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Renée Fleming as Lucrezia Borgia [Photo by Karin Cooper]
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Lucrezia Borgia at the Washington National Opera

After a somewhat shaky start to the season, as my recently posted review of La traviata attests, Washington National Opera has added considerable luster to its roster this November with the infusion of spectacle and star power in two new productions.

G. Donizetti: Lucrezia Borgia

Lucrezia Borgia (Renée Fleming), Gennaro (Vittorio Grigolo), Duke Alfonso (Ruggero Raimondi), Maffio Orsini (Kate Aldrich), Rustighello (Yingxi Zhang), Jeppo Liverotto (Jesus Hernandez), Apostolo Gazella (Grigory Soloviov), Ascanio Patrucci (Oleksandr Pushniak), Astolfo (David B. Morris), Gubetta (Robert Cantrell), Oloferno (Jose Ortega). Washington National Opera. Conductor: Plácido Domingo. Director: John Pascoe.

Above: Renée Fleming as Lucrezia Borgia

All photos by Karin Cooper courtesy of Washington National Opera.


My subject today is the first of these, Donizetti’s perpetually underperformed 1833 masterpiece Lucrezia Borgia. The next installment, to appear in a few days, will comment on the second – Bizet’s perennial favorite, the 1875 Carmen.

Lucrezia is a fiendishly difficult work for all involved. Spectacular settings of Renaissance Venice and Ferrara require the expensive kind of luxury in staging – luxury without ostentation. The director must create a sympathetic figure out of a legendary mass murderess, whose grit Donizetti evidently admired enough to make her a soprano, a victim, a mother, and a girl with a heart – most of the time… Meanwhile, the lead singer has to survive the endless bel canto lines and the head-spinning coloratura of her dramatic role written for a lyrical voice, all the while staying “in character” – and a character that psychologically is barely comprehensible to most of us. This was a tall order, and the result was worth the price of admission, which at the Washington National is always memorable in and of itself.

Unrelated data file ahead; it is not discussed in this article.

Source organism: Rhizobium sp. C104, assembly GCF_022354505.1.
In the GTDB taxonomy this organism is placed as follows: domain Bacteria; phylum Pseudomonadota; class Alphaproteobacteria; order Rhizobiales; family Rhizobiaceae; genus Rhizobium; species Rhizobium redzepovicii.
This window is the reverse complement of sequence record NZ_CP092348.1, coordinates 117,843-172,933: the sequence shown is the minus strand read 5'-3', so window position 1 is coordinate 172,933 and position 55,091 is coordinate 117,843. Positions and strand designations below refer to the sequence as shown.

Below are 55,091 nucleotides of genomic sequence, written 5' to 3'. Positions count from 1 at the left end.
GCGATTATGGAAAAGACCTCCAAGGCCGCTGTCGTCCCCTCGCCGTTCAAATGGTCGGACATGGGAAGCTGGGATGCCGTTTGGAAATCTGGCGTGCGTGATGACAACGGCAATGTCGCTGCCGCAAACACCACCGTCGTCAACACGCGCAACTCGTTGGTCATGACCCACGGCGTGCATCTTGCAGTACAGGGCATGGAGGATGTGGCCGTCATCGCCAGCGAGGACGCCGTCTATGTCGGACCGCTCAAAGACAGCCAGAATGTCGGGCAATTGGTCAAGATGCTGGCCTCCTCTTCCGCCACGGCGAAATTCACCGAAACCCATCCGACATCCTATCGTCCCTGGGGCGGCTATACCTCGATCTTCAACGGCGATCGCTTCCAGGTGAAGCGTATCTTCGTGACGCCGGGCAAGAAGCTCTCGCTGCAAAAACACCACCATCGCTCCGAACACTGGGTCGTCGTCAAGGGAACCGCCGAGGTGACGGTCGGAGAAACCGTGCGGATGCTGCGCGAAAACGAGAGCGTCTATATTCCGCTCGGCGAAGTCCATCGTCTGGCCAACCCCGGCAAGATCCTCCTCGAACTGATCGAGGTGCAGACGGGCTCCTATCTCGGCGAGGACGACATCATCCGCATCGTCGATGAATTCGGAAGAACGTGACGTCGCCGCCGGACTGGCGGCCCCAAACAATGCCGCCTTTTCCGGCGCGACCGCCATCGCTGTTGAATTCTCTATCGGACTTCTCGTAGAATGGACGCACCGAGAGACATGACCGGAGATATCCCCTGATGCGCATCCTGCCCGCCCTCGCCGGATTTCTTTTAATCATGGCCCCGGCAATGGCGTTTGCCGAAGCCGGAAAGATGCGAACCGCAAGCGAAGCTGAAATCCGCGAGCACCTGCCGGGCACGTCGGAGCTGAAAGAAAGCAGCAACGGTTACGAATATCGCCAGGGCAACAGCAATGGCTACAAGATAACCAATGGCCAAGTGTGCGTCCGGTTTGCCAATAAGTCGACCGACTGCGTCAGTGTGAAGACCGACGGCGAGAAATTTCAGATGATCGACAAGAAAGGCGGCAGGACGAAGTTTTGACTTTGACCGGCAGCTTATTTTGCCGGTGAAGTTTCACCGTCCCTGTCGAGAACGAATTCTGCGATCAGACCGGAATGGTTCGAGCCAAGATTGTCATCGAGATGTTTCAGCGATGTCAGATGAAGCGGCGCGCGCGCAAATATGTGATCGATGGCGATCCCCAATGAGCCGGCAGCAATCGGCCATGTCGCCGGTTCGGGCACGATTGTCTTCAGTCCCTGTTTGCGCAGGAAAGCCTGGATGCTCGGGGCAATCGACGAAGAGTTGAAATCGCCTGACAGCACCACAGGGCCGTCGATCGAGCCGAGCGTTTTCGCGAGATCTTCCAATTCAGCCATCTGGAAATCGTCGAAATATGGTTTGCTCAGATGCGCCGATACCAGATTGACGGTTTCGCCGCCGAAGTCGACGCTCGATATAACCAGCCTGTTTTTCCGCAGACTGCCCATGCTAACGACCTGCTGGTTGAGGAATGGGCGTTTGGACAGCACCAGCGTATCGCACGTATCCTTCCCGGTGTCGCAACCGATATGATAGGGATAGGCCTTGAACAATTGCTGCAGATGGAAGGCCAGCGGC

Grigolo,-Aldrich_Lucrezia-B.pngVittorio Grigolo as Gennaro, Kate Aldrich as Maffio Orsini.
A major ingredient in the production’s success was the fact that it was a Gesamtkunstwerk of sorts, with both stage direction and visual design in the excellent hands of the admirable John Pascoe. The stunning visuals, a fusion of old-world luxury with edgy and abstract modern lines, were sophisticated yet not overbearing. Central to the design were gigantic stone walls, first parting in welcome to the carnival atmosphere of Venice, the endless party town, then closing ominously to lock the characters and the audience in. Together with the fabulous lighting, a persistently excellent WNO feature (designer Jeff Bruckerhoff), these sets enhanced the complex psychological drama woven by Mr Pascoe the stage director. His reading of the libretto explained (if not entirely justified) Lucrezia’s bloodthirsty nature and reputation for promiscuity by casting her as a victim of incest and sexual abuse – an interpretation for which there is a valid historical precedent, as well as some veiled hints in the Donizetti score. Just to top it off, the historical heroine’s fictional son, Gennaro, is torn between an oedipal passion for his mother and a homoerotic one for his best friend Orsini – it is almost hard to believe Lucrezia has not yet joined The Tudors as a prime-time show on Cinemax!